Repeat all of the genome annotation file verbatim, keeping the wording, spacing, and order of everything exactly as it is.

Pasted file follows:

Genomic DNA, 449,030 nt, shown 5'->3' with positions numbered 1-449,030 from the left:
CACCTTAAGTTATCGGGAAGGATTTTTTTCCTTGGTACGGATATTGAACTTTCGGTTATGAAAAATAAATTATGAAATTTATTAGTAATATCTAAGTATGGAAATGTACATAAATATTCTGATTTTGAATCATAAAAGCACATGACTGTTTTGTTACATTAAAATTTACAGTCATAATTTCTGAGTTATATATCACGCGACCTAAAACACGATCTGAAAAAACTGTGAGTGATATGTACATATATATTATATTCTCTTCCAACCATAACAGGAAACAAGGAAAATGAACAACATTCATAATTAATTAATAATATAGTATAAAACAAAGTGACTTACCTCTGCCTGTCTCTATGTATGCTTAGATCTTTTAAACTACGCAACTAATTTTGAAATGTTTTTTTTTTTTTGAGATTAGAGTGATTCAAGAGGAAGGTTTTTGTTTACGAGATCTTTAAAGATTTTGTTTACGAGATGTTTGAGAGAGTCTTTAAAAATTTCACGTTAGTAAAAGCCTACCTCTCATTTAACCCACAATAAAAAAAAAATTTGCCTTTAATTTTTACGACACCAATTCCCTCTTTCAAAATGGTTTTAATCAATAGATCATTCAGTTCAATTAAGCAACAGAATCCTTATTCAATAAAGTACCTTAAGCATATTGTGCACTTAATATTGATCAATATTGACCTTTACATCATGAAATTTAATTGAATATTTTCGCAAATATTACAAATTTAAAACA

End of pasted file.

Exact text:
Genomic DNA, 449,030 nt, shown 5'->3' with positions numbered 1-449,030 from the left:
CACCTTAAGTTATCGGGAAGGATTTTTTTCCTTGGTACGGATATTGAACTTTCGGTTATGAAAAATAAATTATGAAATTTATTAGTAATATCTAAGTATGGAAATGTACATAAATATTCTGATTTTGAATCATAAAAGCACATGACTGTTTTGTTACATTAAAATTTACAGTCATAATTTCTGAGTTATATATCACGCGACCTAAAACACGATCTGAAAAAACTGTGAGTGATATGTACATATATATTATATTCTCTTCCAACCATAACAGGAAACAAGGAAAATGAACAACATTCATAATTAATTAATAATATAGTATAAAACAAAGTGACTTACCTCTGCCTGTCTCTATGTATGCTTAGATCTTTTAAACTACGCAACTAATTTTGAAATGTTTTTTTTTTTTTGAGATTAGAGTGATTCAAGAGGAAGGTTTTTGTTTACGAGATCTTTAAAGATTTTGTTTACGAGATGTTTGAGAGAGTCTTTAAAAATTTCACGTTAGTAAAAGCCTACCTCTCATTTAACCCACAATAAAAAAAAAATTTGCCTTTAATTTTTACGACACCAATTCCCTCTTTCAAAATGGTTTTAATCAATAGATCATTCAGTTCAATTAAGCAACAGAATCCTTATTCAATAAAGTACCTTAAGCATATTGTGCACTTAATATTGATCAATATTGACCTTTACATCATGAAATTTAATTGAATATTTTCGCAAATATTACAAATTTAAAACA